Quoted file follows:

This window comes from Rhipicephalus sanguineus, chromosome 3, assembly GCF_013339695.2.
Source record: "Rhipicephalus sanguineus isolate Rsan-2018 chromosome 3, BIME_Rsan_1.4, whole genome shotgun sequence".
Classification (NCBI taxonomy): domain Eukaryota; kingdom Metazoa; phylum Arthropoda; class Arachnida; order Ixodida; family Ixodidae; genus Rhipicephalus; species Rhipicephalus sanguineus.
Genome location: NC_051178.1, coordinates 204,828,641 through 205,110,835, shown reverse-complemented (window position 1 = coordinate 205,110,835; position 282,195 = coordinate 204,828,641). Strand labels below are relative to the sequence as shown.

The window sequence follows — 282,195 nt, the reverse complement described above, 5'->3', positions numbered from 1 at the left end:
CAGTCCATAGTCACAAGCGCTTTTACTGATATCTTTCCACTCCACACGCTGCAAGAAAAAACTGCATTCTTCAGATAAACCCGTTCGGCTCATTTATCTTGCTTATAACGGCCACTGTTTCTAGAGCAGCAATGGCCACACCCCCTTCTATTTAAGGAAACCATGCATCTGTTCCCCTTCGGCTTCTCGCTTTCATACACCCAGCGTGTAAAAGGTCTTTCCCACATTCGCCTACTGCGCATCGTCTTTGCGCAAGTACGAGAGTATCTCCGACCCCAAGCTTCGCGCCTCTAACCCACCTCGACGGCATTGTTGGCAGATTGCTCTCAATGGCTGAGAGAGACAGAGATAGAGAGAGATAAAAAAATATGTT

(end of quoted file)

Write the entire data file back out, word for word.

This window comes from Rhipicephalus sanguineus, chromosome 3, assembly GCF_013339695.2.
Source record: "Rhipicephalus sanguineus isolate Rsan-2018 chromosome 3, BIME_Rsan_1.4, whole genome shotgun sequence".
Classification (NCBI taxonomy): domain Eukaryota; kingdom Metazoa; phylum Arthropoda; class Arachnida; order Ixodida; family Ixodidae; genus Rhipicephalus; species Rhipicephalus sanguineus.
Genome location: NC_051178.1, coordinates 204,828,641 through 205,110,835, shown reverse-complemented (window position 1 = coordinate 205,110,835; position 282,195 = coordinate 204,828,641). Strand labels below are relative to the sequence as shown.

The window sequence follows — 282,195 nt, the reverse complement described above, 5'->3', positions numbered from 1 at the left end:
CAGTCCATAGTCACAAGCGCTTTTACTGATATCTTTCCACTCCACACGCTGCAAGAAAAAACTGCATTCTTCAGATAAACCCGTTCGGCTCATTTATCTTGCTTATAACGGCCACTGTTTCTAGAGCAGCAATGGCCACACCCCCTTCTATTTAAGGAAACCATGCATCTGTTCCCCTTCGGCTTCTCGCTTTCATACACCCAGCGTGTAAAAGGTCTTTCCCACATTCGCCTACTGCGCATCGTCTTTGCGCAAGTACGAGAGTATCTCCGACCCCAAGCTTCGCGCCTCTAACCCACCTCGACGGCATTGTTGGCAGATTGCTCTCAATGGCTGAGAGAGACAGAGATAGAGAGAGATAAAAAAATATGTT